charge against Dillon was re
duced.
The judge taid the three told
him they did not want Dillon
to suffar tha daath panalty
and agreed 20 years was an
970 GRATIOT, DETROIT 7, MICHIGAN PRICE: SlNOlfe'LtJPr 10 LBN IS; PER YEAR, $4 50
lace Triplett, insurance execu
live; William C. Mainey.
newspaper editpr; and Dr.
Thomas M. Batchelor, internal
medicine specialist and mem
ber of the Hospital Medical
Advisory Committee.
The Cotillion Club is a non
partisan organization dedi
cated to civic betterment.
distinguished is an accomplish
ment possible only for people
of Caucasian ancestry. You have
succeeded in making the lead
ership of the Commonwealth
both a stench and a laughing
stock in the nation.”
"appropriate" punishment.
One of the other defendants,
Ollie Dillon, 45, was the only
one of the four charged with
kidnapping.

The rape trial of Duroa Dun
can ended in a hung jury and
a mis-trial declaration but Dis
trict Attorney Mike Carr said
he would try him again in Oc
tober. Duncan’s cousin, Olun
Duncan, was acquitted of rape
charges.
U of M Lowest
In Academic Failure
The University of Michigan
has one of the lowest records
of academic failures for first
year freshmen of any of the
colleges and universities in the
country. The U-M figure aver
ages about 6 per cent wheroas
the national average is from
20 to 30 per cent.
Montgomery, Ala.
Man Found Guilty
MONTGOMERY, Ala. (Special) Three Negro wom
en were freed this week on charges evolving from a fight
aboard a racially-integrated city bus. A white man was
fined SSO and costs for assault and battery charges after a
witness said he struck two Negro women on the bus.
Judge Eugene Loe in City
Court dismissed charges
against one of the women.
He acquitted the other two.
Judge Loe said that James
E. Grice Jr., was the ag
gressor in the disturbance.
Grice ordered the women
to move to the back of the
bus.
City Prosecutor David M.
Crosland recommended that
N.C. Policy Restricts
Negro Registration
NEW YORK.—Citing comparative figures of Negro reg
istration in North Carolina and those of citizens of British
Guiana, Roy Wilkins, NAACP executive secretary, asserts
in a letter to Senator Samuel J. Ervin (D. t N. C.) that “it is
fair to deduce that a policy is in operation in North Caro
lina designed deliberately to restrict the registration of
Negro citizens to vote.”
When Mr. Wilkins appeared
before the Senate Subcommit
tee on Constitutional Rights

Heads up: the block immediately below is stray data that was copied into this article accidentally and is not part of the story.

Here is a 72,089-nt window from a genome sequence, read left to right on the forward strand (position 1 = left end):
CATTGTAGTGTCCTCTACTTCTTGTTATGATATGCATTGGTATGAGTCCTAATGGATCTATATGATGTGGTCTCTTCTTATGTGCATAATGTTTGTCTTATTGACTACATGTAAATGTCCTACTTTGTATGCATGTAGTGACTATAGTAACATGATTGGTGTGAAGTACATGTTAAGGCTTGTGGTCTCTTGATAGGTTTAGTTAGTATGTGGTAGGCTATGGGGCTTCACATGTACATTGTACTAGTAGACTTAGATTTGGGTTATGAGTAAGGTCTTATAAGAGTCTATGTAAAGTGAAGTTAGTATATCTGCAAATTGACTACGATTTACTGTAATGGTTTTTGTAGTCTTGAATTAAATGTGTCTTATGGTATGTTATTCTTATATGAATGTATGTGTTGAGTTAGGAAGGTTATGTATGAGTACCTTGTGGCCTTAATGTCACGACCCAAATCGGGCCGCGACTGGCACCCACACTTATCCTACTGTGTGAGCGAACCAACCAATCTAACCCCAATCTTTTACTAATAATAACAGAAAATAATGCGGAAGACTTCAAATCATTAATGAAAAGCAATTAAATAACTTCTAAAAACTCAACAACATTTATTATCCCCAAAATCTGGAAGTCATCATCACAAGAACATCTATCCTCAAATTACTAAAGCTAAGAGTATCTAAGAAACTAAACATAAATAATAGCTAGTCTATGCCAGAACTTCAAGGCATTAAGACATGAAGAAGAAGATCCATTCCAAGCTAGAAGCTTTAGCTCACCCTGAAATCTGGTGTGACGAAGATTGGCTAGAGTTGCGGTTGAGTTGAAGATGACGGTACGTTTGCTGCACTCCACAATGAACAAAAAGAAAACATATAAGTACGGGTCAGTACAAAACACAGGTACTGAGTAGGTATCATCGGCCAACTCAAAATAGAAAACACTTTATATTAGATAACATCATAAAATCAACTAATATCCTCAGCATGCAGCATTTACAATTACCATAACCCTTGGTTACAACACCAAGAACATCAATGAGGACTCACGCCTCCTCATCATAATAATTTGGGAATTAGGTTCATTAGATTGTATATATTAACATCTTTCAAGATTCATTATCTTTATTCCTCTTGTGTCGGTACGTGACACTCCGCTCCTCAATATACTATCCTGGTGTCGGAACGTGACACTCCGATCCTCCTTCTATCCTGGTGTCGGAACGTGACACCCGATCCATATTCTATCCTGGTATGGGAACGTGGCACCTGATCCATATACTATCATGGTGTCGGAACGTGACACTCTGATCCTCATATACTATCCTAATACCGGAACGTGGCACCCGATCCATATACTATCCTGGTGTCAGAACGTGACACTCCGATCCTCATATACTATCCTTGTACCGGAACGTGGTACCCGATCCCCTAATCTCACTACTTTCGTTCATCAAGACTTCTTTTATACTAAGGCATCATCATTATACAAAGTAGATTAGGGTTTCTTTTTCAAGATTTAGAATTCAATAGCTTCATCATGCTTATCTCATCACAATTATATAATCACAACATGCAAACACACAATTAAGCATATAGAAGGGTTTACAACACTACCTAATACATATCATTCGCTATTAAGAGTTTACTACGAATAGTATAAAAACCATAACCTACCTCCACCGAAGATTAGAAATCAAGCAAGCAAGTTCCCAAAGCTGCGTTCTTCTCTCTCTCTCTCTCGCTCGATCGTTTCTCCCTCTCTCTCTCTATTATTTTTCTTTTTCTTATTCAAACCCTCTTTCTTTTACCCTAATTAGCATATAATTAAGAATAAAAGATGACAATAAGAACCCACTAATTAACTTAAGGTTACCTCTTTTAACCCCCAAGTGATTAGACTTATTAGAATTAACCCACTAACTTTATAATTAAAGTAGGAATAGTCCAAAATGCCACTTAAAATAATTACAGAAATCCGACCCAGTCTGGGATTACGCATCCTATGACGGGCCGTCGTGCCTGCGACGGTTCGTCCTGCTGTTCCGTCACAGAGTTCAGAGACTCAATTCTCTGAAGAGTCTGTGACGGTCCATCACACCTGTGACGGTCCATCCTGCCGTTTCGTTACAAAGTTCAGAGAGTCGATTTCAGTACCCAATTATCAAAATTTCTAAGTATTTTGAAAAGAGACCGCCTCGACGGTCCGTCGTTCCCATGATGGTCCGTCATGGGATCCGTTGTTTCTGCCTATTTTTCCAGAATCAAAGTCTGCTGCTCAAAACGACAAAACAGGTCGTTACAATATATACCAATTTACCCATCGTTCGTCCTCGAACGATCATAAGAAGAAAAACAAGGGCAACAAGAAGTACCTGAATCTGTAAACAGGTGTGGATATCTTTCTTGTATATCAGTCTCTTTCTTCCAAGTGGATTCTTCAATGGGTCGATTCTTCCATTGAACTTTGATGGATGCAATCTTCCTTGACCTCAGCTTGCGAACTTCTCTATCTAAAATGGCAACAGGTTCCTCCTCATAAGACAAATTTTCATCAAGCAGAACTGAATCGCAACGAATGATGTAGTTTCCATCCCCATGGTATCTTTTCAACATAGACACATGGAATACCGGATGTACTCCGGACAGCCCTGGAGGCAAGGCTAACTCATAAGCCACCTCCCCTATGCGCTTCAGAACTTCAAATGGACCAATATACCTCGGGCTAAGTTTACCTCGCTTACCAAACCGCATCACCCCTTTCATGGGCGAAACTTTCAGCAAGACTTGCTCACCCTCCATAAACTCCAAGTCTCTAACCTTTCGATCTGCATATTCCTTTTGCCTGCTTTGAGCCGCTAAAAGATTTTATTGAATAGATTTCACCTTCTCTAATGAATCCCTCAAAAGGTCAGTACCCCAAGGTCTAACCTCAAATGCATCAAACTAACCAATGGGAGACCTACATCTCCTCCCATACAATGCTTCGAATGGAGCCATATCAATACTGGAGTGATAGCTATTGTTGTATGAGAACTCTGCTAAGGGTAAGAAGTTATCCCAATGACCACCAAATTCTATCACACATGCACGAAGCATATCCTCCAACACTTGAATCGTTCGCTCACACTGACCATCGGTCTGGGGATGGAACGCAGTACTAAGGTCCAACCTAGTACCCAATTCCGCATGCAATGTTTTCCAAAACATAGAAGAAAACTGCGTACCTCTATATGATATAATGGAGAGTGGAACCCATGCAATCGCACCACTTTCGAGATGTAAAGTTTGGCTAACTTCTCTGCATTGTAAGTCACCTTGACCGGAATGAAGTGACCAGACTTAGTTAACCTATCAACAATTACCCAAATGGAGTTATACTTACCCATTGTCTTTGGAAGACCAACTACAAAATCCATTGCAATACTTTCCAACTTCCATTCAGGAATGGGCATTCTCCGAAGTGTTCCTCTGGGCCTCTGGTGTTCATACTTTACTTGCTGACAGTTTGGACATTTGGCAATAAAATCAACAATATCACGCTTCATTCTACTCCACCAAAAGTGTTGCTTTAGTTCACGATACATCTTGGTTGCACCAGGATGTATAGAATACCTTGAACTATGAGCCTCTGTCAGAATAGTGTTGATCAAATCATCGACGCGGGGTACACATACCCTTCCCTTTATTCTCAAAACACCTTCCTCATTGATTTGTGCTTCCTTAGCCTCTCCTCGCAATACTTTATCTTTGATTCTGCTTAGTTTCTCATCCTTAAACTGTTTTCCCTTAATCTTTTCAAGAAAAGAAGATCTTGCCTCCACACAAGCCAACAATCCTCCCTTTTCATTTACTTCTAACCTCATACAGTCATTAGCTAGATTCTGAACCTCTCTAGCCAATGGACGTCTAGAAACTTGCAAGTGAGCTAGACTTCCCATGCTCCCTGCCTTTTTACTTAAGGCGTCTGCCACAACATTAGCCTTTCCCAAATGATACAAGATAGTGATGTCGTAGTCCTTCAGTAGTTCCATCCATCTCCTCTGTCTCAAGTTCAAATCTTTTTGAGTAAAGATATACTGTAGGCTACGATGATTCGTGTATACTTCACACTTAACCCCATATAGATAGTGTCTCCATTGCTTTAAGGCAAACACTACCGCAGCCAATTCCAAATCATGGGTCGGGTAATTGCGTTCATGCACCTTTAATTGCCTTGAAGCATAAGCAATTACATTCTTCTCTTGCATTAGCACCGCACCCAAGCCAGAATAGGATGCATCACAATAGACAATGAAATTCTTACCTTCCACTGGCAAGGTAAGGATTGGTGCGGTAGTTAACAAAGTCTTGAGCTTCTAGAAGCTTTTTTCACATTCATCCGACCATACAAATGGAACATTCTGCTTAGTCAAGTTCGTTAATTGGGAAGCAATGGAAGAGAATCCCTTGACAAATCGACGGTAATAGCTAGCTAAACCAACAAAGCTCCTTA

on Feb. 19. Senator Ervin
stated that there was no re
striction against Negroes reg
istering and voting in North
Carolina. He expressed the
opinion that the relatively low
registration was due to apathy
or to occasional hostility of
registrars in a few localities.
According to a story published
in The New York Times, 75 per
| cent of adult citizens in British
Guiana are registered to vote,
; Mr. Wilkins told the Senator in
a letter dispatched today. On
| the other hand, he pointed out,
only 20 per cent of eligible
North Carolina Negroes are reg
istered.
“British Guiana is not ordi
narily classified by Americans
as on a par with a sovereign
state in the United States, cer
tainly not a state like North
Carolina,” the NAACP leader
said. “Yet the percentage of
registered voters would seem to
be much higher than that of the
Negro citizens of North Caro
lina, and very much higher than
this same registration in other
southern states.” •
“We believe,” the letter con
tinues, “that federal action to
protect the right to register and
vote is clearly indicated and
that the pending civil rights bill
should be passed. We believe,
further, that the condition re
vealed is of such proportion*?,
and of such long standing, that
the Attorney General of the
United States should be given
the authority to institute civil
action as provided by the pend
ing measure.”
Wins Fellowship
To Harvard
Edward D. Irons of Florida
A and M University has been
granted a fellowship by the
graduate school of business of
Harvard University to study
towards the doctoral degree.
Mr. Irons received the bache
lor of science degree from Wil
berforce State College (Cen
tral State) and the master of
hospital administration from
the University of Minnesota.
He is the second member of
the Florida A and M faculty
to be granted a fellowship by
Harvard. He is a native of Tul
sa,* Okla., and is presently em
ployed as an assistant to the
business manager,
10c
the charges b e dropped
against Mrs. Jonnie Mae
Eaves. Mrs. Annie Burch and
Josephine Boldin were ac
quitted by Judge Loe.
This was the first incident
of violence since the bus sys
tem was integrated by Fed
eral Court order on Dec. 21,
1955. . .
Governor Urges
Citizens To
Join NAACP
BOSTON.—Gov. Foster Fur*
”010 has urged citizens of Massa
chusetts to support the member
ship drive of the National
Association for the Advancement
of Colored People in this state.
In a proclamation designat
ing April as "NAACP Mam
bership Month." the Governor
noted that "the NAACP is an
organisation in the service not
only of the Negro, but also
of the nation as a whole." The
work of the Association, he
pointed out, has "borne fruit
in the form of improved con
ditions and expanding recog
nition of the Negro's right to
full citizenship."
Case Operator
Refuses Supreme
Court Ruling
HOUSTON, Texas—When the
United States Supreme Court
last week ordered the cafeteiia
in the basement of the Harris
County courthouse to serve Ne
groes on a non-discriminatory
basis as whites are served, the
management served notice that
the case would close its doors
before it would bow to the orders
of the High Court.
The County Commissioners
court has approved a request
from W. F. Derrington, the ope
rator, that his two-year lease be
terminated.
Luster Allen Jr., board presi
dent of the County Employes
union, said county workers
would meet Monday to form an
organization for operation of the
cafeteria as an eating place for
the employes and their guests.
Allen said three county work
ers had applied for a charter to
form an employee club. He said
the cafeteria probably wtould re
open Tuesday on a club basis.
This would allow employees to
set up rules on who could use
the cafeteria.
M W. Plummer, attorney who
filed the suit to end segregation
at the cafeteria, has said he
would oppose any ‘‘subterfuge"
to reopen the cafeteria on a seg
regated basis.